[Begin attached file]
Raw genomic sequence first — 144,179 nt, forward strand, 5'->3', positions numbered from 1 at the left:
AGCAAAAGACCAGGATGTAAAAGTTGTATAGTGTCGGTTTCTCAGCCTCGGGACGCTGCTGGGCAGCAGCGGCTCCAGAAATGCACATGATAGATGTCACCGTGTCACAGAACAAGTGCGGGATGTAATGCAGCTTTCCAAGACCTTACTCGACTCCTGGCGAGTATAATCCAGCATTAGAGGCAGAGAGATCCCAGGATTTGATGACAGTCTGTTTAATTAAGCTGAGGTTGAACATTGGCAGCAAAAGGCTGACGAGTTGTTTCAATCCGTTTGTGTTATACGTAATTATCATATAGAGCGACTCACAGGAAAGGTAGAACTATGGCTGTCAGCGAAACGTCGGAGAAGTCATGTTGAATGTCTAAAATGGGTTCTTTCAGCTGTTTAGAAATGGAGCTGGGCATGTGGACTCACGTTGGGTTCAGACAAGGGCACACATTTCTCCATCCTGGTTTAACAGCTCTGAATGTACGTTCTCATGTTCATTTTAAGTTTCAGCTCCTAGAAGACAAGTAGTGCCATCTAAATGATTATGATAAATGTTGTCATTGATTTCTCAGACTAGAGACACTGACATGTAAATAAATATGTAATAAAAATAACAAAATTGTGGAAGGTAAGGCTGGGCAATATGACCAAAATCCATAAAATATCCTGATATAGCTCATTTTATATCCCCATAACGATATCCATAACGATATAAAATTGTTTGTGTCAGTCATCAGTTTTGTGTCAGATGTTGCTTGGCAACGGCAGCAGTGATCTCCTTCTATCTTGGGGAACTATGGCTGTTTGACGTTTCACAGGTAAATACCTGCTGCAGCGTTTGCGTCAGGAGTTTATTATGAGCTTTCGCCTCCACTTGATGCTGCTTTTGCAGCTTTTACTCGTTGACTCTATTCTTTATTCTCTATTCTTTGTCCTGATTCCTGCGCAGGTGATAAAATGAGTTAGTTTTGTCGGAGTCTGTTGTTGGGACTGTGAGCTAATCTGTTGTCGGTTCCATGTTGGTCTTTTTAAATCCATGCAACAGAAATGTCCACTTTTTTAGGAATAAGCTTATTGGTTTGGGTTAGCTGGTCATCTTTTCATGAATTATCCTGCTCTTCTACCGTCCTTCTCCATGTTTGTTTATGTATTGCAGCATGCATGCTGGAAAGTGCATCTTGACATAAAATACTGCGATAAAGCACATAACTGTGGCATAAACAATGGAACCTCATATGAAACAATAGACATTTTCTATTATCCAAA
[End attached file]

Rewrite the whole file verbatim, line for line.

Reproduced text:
Raw genomic sequence first — 144,179 nt, forward strand, 5'->3', positions numbered from 1 at the left:
AGCAAAAGACCAGGATGTAAAAGTTGTATAGTGTCGGTTTCTCAGCCTCGGGACGCTGCTGGGCAGCAGCGGCTCCAGAAATGCACATGATAGATGTCACCGTGTCACAGAACAAGTGCGGGATGTAATGCAGCTTTCCAAGACCTTACTCGACTCCTGGCGAGTATAATCCAGCATTAGAGGCAGAGAGATCCCAGGATTTGATGACAGTCTGTTTAATTAAGCTGAGGTTGAACATTGGCAGCAAAAGGCTGACGAGTTGTTTCAATCCGTTTGTGTTATACGTAATTATCATATAGAGCGACTCACAGGAAAGGTAGAACTATGGCTGTCAGCGAAACGTCGGAGAAGTCATGTTGAATGTCTAAAATGGGTTCTTTCAGCTGTTTAGAAATGGAGCTGGGCATGTGGACTCACGTTGGGTTCAGACAAGGGCACACATTTCTCCATCCTGGTTTAACAGCTCTGAATGTACGTTCTCATGTTCATTTTAAGTTTCAGCTCCTAGAAGACAAGTAGTGCCATCTAAATGATTATGATAAATGTTGTCATTGATTTCTCAGACTAGAGACACTGACATGTAAATAAATATGTAATAAAAATAACAAAATTGTGGAAGGTAAGGCTGGGCAATATGACCAAAATCCATAAAATATCCTGATATAGCTCATTTTATATCCCCATAACGATATCCATAACGATATAAAATTGTTTGTGTCAGTCATCAGTTTTGTGTCAGATGTTGCTTGGCAACGGCAGCAGTGATCTCCTTCTATCTTGGGGAACTATGGCTGTTTGACGTTTCACAGGTAAATACCTGCTGCAGCGTTTGCGTCAGGAGTTTATTATGAGCTTTCGCCTCCACTTGATGCTGCTTTTGCAGCTTTTACTCGTTGACTCTATTCTTTATTCTCTATTCTTTGTCCTGATTCCTGCGCAGGTGATAAAATGAGTTAGTTTTGTCGGAGTCTGTTGTTGGGACTGTGAGCTAATCTGTTGTCGGTTCCATGTTGGTCTTTTTAAATCCATGCAACAGAAATGTCCACTTTTTTAGGAATAAGCTTATTGGTTTGGGTTAGCTGGTCATCTTTTCATGAATTATCCTGCTCTTCTACCGTCCTTCTCCATGTTTGTTTATGTATTGCAGCATGCATGCTGGAAAGTGCATCTTGACATAAAATACTGCGATAAAGCACATAACTGTGGCATAAACAATGGAACCTCATATGAAACAATAGACATTTTCTATTATCCAAA